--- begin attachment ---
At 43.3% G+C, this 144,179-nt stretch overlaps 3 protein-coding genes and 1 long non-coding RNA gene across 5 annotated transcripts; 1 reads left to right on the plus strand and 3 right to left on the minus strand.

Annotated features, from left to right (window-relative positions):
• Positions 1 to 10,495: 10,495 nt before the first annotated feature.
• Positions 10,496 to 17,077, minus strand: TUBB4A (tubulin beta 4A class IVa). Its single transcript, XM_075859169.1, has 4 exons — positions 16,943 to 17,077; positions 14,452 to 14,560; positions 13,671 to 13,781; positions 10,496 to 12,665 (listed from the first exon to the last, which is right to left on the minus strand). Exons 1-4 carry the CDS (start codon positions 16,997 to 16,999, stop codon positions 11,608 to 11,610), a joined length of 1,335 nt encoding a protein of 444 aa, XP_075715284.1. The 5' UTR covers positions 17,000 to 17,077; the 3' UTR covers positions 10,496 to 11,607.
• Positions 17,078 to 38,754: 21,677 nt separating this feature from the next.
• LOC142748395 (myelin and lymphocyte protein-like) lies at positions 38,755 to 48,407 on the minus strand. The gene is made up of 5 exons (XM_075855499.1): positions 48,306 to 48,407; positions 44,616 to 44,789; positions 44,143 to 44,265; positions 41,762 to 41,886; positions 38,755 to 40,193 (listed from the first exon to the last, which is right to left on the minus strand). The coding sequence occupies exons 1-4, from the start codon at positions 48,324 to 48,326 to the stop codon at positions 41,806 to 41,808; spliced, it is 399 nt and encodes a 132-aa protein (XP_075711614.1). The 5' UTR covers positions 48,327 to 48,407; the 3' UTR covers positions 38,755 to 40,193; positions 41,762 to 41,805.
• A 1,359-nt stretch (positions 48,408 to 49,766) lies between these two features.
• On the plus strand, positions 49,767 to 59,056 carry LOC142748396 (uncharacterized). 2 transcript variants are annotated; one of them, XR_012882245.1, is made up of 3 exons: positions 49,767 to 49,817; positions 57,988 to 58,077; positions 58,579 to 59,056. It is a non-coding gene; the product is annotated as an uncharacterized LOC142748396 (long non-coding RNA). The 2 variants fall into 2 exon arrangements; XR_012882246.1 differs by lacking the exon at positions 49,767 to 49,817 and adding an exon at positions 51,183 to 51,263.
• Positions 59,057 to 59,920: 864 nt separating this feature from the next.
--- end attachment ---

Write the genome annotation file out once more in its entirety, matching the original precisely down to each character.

At 43.3% G+C, this 144,179-nt stretch overlaps 3 protein-coding genes and 1 long non-coding RNA gene across 5 annotated transcripts; 1 reads left to right on the plus strand and 3 right to left on the minus strand.

Annotated features, from left to right (window-relative positions):
• Positions 1 to 10,495: 10,495 nt before the first annotated feature.
• Positions 10,496 to 17,077, minus strand: TUBB4A (tubulin beta 4A class IVa). Its single transcript, XM_075859169.1, has 4 exons — positions 16,943 to 17,077; positions 14,452 to 14,560; positions 13,671 to 13,781; positions 10,496 to 12,665 (listed from the first exon to the last, which is right to left on the minus strand). Exons 1-4 carry the CDS (start codon positions 16,997 to 16,999, stop codon positions 11,608 to 11,610), a joined length of 1,335 nt encoding a protein of 444 aa, XP_075715284.1. The 5' UTR covers positions 17,000 to 17,077; the 3' UTR covers positions 10,496 to 11,607.
• Positions 17,078 to 38,754: 21,677 nt separating this feature from the next.
• LOC142748395 (myelin and lymphocyte protein-like) lies at positions 38,755 to 48,407 on the minus strand. The gene is made up of 5 exons (XM_075855499.1): positions 48,306 to 48,407; positions 44,616 to 44,789; positions 44,143 to 44,265; positions 41,762 to 41,886; positions 38,755 to 40,193 (listed from the first exon to the last, which is right to left on the minus strand). The coding sequence occupies exons 1-4, from the start codon at positions 48,324 to 48,326 to the stop codon at positions 41,806 to 41,808; spliced, it is 399 nt and encodes a 132-aa protein (XP_075711614.1). The 5' UTR covers positions 48,327 to 48,407; the 3' UTR covers positions 38,755 to 40,193; positions 41,762 to 41,805.
• A 1,359-nt stretch (positions 48,408 to 49,766) lies between these two features.
• On the plus strand, positions 49,767 to 59,056 carry LOC142748396 (uncharacterized). 2 transcript variants are annotated; one of them, XR_012882245.1, is made up of 3 exons: positions 49,767 to 49,817; positions 57,988 to 58,077; positions 58,579 to 59,056. It is a non-coding gene; the product is annotated as an uncharacterized LOC142748396 (long non-coding RNA). The 2 variants fall into 2 exon arrangements; XR_012882246.1 differs by lacking the exon at positions 49,767 to 49,817 and adding an exon at positions 51,183 to 51,263.
• Positions 59,057 to 59,920: 864 nt separating this feature from the next.